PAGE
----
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Home » Library » Back to Prosperity: A Competitive Agenda for Renewing Pennsylvania

Back to Prosperity: A Competitive Agenda for Renewing Pennsylvania

Between 1982 and 1997, Pennsylvania’s population grew by 2.5% while its urbanized footprint grew by 47%. Sprawl causes the state’s cities, towns, and older suburbs to decline as the locus of the state’s growth shifts toward outlying newer communities. Sprawl burdens taxpayers because providing infrastructure is more expensive for sprawling communities and urban decay depresses property values, it undercuts the state’s economic competitiveness and it creates economic isolation for minorities and low-income residents.
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  • The state is squandering a key source of competitive advantage: its superb natural assets.
    • Between 1982 and 1997, Pennsylvania’s population grew by 2.5%, while its urbanized footprint grew by 47%.
    • Between 1990 and 2000, Pennsylvania ranked 48th among the states for population growth but 6th for acres of land urbanized.
  • Pennsylvania’s cities, towns, and older suburbs decline as the locus of the state’s growth shifts toward outlying newer communities.
    • During the 1990s, 538,000 people, many of them from within state, moved to Pennsylvania’s outer townships. As the populations of these outer townships grew by nearly 12%, the populations of the state’s cities, boroughs, and more established suburbs collectively declined by nearly 2%.
    • Ninety percent of the state’s household growth and 72% of its new-housing production occurred around the state’s outer townships. Job creation has also shifted outward.
    • This unbalanced growth impacts the health and real estate markets of the state’s original neighborhoods of choice. Vacancy is on the rise in older municipalities. The worst impacted areas face cycles of social distress, deterioration, and abandonment that destroy neighborhood appeal.
  • Sprawl and urban decline burden taxpayers.
    • Providing infrastructure to sprawling communities, where long distances separate houses and businesses, frequently costs more than in more compactly built neighborhoods, resulting in higher tax bills.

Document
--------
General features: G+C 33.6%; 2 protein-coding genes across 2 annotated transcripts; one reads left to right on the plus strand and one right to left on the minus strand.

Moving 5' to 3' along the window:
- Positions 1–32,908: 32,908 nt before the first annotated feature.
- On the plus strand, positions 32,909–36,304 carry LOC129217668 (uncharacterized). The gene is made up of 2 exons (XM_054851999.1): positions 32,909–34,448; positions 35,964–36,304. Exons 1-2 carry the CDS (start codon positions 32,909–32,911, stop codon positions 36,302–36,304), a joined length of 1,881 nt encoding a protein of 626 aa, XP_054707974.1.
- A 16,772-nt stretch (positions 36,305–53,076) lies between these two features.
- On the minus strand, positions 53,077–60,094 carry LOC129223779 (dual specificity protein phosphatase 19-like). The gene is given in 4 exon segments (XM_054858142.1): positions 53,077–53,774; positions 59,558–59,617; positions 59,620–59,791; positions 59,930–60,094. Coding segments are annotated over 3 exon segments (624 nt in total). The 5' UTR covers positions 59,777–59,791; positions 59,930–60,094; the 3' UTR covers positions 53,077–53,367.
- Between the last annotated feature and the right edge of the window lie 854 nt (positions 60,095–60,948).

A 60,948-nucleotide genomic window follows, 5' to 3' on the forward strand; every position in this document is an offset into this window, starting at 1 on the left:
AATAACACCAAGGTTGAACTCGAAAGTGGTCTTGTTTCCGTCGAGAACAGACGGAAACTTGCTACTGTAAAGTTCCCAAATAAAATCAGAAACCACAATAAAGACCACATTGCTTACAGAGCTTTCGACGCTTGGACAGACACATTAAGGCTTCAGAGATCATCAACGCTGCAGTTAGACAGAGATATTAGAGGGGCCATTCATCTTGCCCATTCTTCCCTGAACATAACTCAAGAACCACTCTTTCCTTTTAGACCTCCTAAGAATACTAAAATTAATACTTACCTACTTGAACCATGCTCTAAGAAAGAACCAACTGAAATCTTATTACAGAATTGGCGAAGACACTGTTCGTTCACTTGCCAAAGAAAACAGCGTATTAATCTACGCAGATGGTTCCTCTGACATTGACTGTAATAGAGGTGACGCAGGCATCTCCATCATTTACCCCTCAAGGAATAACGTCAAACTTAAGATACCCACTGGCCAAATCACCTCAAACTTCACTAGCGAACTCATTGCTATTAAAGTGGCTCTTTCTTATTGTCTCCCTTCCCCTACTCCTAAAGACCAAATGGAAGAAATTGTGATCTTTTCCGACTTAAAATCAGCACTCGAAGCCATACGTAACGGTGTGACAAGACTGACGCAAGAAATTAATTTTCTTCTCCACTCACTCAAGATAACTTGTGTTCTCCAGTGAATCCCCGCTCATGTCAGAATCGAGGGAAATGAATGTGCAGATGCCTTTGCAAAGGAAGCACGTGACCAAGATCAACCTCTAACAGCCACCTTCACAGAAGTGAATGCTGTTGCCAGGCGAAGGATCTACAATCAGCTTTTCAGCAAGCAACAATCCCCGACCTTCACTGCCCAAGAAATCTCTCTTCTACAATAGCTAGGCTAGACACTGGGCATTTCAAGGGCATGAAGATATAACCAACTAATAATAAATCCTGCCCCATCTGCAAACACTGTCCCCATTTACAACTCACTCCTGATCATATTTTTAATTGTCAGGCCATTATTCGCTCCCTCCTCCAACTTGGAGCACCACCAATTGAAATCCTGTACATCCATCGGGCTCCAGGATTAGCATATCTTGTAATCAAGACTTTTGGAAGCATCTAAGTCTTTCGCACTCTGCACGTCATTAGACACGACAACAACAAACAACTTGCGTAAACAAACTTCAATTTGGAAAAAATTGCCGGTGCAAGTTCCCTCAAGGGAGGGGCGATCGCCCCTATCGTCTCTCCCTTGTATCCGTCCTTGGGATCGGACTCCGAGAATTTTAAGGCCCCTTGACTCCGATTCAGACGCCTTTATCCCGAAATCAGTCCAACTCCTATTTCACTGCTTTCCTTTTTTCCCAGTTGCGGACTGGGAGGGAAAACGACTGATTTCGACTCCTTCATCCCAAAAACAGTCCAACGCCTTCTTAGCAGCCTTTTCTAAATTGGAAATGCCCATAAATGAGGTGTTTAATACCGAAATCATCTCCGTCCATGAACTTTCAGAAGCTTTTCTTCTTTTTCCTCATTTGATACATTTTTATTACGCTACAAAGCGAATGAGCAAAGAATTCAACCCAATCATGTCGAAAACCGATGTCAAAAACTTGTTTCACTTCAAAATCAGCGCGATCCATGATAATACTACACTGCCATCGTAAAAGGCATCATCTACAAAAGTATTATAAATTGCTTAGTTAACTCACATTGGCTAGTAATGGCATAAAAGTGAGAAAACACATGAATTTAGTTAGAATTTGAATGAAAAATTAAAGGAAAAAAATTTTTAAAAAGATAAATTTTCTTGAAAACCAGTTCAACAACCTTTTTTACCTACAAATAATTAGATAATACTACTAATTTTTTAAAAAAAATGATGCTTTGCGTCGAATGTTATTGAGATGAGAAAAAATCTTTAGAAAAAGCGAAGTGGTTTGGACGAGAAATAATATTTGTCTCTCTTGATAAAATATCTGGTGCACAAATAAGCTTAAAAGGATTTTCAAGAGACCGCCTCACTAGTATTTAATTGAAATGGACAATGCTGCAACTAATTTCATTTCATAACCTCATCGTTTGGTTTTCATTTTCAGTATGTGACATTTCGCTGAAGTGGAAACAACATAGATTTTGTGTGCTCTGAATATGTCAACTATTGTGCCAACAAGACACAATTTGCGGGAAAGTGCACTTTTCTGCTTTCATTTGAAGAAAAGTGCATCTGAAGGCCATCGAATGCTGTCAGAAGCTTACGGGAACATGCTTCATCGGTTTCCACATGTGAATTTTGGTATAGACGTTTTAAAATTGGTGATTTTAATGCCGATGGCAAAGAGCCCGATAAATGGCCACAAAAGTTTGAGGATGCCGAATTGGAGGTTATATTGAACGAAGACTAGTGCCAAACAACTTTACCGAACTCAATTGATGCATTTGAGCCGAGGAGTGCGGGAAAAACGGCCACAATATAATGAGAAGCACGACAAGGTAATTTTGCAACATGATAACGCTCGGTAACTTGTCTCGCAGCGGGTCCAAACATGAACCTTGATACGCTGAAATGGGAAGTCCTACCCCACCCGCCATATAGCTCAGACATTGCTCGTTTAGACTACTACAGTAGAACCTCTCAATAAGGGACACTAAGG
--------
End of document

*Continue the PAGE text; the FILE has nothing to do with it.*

• Urban decay depresses property values and therefore tax revenues.
      • Between 1993 and 2000, real property values in Pennsylvania’s cities, boroughs, and older townships, did not, as a group, appreciate. At the same time, outer townships gained more than 17% in inflation-adjusted market value.
      • The subsequent need for older communities to have higher property tax rates than outer townships further weakens their ability to compete for new residents and investments.
  • Current demographic and development trends are undercutting the state’s economic competitiveness.
    • Young and mobile educated workers are attracted to vibrant downtowns, healthy urban neighborhoods, pristine scenery and close-in job markets. Sprawl and urban decline hurt Pennsylvania’s ability to retain highly educated young workers, including the top students from its colleges and universities, which undermines efforts to build and maintain the skilled and educated workforce necessary to encourage the creation of high-paying knowledge jobs and cultivate entrepreneurialism. Instead of creating the environment to attract these young workers, Pennsylvania is experiencing an aging population coupled with the losses of young adults.
  • Sprawl creates economic isolation for minorities and low-income residents.
    • When jobs and middle-class families move into sprawling outer townships, low-income and minority workers in the older neighborhoods become spatially separated from economic opportunities. Compounded by serious skills shortfalls among urban workers, this creates a significant drag on the state’s productivity and social health.

http://www.brookings.edu/reports/2003/12metropolitanpolic...


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Last modified by Nate Lotze

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